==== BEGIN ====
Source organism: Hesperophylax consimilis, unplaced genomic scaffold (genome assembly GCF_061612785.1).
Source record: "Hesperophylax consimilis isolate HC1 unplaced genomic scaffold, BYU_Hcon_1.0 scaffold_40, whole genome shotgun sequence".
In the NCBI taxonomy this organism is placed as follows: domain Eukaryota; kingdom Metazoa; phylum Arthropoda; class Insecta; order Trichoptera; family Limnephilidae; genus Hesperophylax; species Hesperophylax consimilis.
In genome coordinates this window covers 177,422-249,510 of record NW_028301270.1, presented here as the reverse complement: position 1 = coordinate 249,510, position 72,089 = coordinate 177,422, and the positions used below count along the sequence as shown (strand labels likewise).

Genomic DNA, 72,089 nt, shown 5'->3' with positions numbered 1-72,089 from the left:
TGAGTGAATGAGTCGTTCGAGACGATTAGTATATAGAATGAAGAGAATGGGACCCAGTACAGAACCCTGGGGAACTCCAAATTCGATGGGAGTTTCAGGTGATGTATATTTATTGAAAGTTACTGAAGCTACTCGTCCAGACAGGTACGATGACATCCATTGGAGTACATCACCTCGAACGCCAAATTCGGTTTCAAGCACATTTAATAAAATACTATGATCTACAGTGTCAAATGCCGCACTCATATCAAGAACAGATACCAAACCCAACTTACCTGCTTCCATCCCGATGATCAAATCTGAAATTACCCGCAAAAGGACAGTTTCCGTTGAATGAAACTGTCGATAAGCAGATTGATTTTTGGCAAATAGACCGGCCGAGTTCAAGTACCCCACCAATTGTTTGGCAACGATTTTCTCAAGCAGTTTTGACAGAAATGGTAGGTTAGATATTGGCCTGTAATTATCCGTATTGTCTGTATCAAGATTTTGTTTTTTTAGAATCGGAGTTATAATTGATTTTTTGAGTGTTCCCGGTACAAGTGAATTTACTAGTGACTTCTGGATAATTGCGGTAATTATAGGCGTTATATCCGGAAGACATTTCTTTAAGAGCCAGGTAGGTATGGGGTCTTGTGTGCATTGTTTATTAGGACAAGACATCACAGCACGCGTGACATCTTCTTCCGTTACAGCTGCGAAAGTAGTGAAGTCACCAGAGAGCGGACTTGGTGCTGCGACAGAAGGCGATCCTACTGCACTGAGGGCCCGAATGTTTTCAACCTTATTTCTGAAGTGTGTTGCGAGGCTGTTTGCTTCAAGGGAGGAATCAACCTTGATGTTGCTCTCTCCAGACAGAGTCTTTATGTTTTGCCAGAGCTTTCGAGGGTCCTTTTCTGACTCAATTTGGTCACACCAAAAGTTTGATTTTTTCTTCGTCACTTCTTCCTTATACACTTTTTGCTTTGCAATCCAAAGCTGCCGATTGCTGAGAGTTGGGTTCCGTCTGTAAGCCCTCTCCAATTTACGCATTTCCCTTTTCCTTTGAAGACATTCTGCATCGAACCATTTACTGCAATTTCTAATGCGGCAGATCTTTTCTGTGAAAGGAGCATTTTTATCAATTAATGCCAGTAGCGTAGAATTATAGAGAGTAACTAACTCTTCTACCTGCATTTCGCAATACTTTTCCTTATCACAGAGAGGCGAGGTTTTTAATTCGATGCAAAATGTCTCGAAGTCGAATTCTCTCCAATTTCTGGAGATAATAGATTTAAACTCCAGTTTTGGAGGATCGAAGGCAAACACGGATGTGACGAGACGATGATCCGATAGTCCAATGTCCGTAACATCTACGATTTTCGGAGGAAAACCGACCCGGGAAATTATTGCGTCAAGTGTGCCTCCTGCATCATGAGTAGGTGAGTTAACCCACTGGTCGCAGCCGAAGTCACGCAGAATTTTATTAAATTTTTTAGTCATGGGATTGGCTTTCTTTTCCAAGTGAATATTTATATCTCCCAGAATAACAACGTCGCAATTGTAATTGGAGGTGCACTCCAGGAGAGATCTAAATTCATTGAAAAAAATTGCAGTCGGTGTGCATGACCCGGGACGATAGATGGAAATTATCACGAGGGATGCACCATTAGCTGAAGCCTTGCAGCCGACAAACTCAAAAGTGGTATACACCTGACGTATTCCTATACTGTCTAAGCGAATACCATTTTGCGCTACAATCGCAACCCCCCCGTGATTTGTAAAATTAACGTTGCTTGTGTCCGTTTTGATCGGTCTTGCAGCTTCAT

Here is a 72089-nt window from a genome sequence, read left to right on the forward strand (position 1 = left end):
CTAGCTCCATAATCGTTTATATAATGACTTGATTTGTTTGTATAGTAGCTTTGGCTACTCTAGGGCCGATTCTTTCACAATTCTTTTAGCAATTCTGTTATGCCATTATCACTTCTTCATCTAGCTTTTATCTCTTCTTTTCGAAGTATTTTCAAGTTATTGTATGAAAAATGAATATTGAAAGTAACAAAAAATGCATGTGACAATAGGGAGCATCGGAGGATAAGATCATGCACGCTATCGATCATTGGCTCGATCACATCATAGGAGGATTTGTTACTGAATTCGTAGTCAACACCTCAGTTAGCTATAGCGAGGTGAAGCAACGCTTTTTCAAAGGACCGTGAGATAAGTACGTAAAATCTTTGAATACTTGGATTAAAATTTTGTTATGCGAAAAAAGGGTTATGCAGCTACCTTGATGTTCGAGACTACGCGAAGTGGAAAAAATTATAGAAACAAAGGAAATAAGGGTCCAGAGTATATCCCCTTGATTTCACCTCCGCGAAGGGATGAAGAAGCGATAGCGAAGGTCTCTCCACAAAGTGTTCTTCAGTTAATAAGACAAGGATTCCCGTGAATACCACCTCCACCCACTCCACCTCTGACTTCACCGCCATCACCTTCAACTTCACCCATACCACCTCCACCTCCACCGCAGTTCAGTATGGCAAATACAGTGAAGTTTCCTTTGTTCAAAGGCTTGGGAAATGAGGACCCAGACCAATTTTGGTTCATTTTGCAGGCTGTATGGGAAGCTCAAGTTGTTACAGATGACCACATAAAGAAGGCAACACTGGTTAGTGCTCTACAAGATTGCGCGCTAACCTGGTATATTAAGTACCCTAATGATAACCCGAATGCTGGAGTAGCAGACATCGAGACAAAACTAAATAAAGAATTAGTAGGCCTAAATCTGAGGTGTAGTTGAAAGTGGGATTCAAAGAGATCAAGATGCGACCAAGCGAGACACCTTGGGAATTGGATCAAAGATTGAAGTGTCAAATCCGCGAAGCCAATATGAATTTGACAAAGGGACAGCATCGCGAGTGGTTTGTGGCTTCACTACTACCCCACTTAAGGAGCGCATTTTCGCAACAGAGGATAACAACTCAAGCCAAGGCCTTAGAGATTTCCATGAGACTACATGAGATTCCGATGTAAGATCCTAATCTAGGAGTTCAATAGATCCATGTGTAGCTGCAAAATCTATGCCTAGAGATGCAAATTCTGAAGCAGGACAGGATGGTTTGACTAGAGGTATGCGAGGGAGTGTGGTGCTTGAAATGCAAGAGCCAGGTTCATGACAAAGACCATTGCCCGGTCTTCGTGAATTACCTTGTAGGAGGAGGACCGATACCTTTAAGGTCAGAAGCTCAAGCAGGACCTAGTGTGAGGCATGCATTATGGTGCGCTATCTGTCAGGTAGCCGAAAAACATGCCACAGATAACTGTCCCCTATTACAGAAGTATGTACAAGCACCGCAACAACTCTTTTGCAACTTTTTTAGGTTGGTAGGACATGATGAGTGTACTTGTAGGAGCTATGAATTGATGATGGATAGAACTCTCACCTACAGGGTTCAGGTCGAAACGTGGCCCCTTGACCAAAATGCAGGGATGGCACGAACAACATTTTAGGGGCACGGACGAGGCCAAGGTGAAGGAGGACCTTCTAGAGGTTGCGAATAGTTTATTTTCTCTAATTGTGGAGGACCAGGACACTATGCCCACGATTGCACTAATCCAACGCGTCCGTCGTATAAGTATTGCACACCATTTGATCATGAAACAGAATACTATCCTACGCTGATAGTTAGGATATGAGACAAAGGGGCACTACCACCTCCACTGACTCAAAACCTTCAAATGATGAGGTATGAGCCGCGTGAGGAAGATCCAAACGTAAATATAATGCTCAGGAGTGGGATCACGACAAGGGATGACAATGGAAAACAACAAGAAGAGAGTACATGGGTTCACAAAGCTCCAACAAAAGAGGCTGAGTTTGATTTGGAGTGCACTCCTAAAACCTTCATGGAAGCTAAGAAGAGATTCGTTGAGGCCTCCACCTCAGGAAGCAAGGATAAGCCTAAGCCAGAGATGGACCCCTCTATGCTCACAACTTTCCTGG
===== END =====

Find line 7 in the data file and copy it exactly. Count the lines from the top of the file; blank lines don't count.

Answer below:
Here is a 72089-nt window from a genome sequence, read left to right on the forward strand (position 1 = left end):